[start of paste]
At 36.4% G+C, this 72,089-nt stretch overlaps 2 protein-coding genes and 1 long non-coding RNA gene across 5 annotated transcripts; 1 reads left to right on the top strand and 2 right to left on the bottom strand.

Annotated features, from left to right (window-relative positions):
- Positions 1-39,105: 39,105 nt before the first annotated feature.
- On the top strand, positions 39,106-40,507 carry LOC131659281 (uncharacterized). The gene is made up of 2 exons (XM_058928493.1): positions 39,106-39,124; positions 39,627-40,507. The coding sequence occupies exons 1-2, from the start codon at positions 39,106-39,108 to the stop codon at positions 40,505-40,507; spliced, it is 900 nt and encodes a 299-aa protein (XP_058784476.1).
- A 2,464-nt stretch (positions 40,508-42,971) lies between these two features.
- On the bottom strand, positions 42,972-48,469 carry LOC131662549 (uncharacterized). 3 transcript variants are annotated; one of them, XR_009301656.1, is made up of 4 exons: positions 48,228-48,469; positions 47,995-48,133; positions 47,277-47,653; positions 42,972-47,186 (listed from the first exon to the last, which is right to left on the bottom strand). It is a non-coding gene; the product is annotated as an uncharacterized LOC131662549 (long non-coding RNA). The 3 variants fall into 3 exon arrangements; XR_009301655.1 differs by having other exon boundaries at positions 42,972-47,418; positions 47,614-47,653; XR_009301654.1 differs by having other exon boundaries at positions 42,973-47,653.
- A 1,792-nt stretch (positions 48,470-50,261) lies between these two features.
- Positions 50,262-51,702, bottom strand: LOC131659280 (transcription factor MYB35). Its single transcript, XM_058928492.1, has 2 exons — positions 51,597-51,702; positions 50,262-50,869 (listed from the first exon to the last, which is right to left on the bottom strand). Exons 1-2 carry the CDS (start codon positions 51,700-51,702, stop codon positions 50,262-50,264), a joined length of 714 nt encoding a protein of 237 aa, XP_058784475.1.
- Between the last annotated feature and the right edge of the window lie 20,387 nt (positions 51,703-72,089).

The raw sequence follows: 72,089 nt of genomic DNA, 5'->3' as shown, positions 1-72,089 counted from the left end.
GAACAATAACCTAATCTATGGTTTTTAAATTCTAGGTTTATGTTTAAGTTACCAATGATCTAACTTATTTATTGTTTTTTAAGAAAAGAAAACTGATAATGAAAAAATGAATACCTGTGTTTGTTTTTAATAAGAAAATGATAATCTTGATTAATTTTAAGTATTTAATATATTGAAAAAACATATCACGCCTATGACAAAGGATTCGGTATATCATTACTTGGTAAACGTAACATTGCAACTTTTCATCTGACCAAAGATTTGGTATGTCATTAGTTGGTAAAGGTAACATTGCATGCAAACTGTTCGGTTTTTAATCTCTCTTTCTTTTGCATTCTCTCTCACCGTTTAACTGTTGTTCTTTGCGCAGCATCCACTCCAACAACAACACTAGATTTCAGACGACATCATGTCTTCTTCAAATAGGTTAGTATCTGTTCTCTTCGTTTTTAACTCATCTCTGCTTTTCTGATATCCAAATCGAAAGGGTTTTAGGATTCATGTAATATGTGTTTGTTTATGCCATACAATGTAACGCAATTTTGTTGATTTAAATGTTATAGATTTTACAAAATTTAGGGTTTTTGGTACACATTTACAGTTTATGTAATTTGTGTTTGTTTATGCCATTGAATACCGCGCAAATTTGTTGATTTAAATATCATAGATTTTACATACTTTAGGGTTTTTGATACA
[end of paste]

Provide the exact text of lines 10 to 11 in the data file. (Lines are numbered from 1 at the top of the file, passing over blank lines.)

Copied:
The raw sequence follows: 72,089 nt of genomic DNA, 5'->3' as shown, positions 1-72,089 counted from the left end.
GAACAATAACCTAATCTATGGTTTTTAAATTCTAGGTTTATGTTTAAGTTACCAATGATCTAACTTATTTATTGTTTTTTAAGAAAAGAAAACTGATAATGAAAAAATGAATACCTGTGTTTGTTTTTAATAAGAAAATGATAATCTTGATTAATTTTAAGTATTTAATATATTGAAAAAACATATCACGCCTATGACAAAGGATTCGGTATATCATTACTTGGTAAACGTAACATTGCAACTTTTCATCTGACCAAAGATTTGGTATGTCATTAGTTGGTAAAGGTAACATTGCATGCAAACTGTTCGGTTTTTAATCTCTCTTTCTTTTGCATTCTCTCTCACCGTTTAACTGTTGTTCTTTGCGCAGCATCCACTCCAACAACAACACTAGATTTCAGACGACATCATGTCTTCTTCAAATAGGTTAGTATCTGTTCTCTTCGTTTTTAACTCATCTCTGCTTTTCTGATATCCAAATCGAAAGGGTTTTAGGATTCATGTAATATGTGTTTGTTTATGCCATACAATGTAACGCAATTTTGTTGATTTAAATGTTATAGATTTTACAAAATTTAGGGTTTTTGGTACACATTTACAGTTTATGTAATTTGTGTTTGTTTATGCCATTGAATACCGCGCAAATTTGTTGATTTAAATATCATAGATTTTACATACTTTAGGGTTTTTGATACA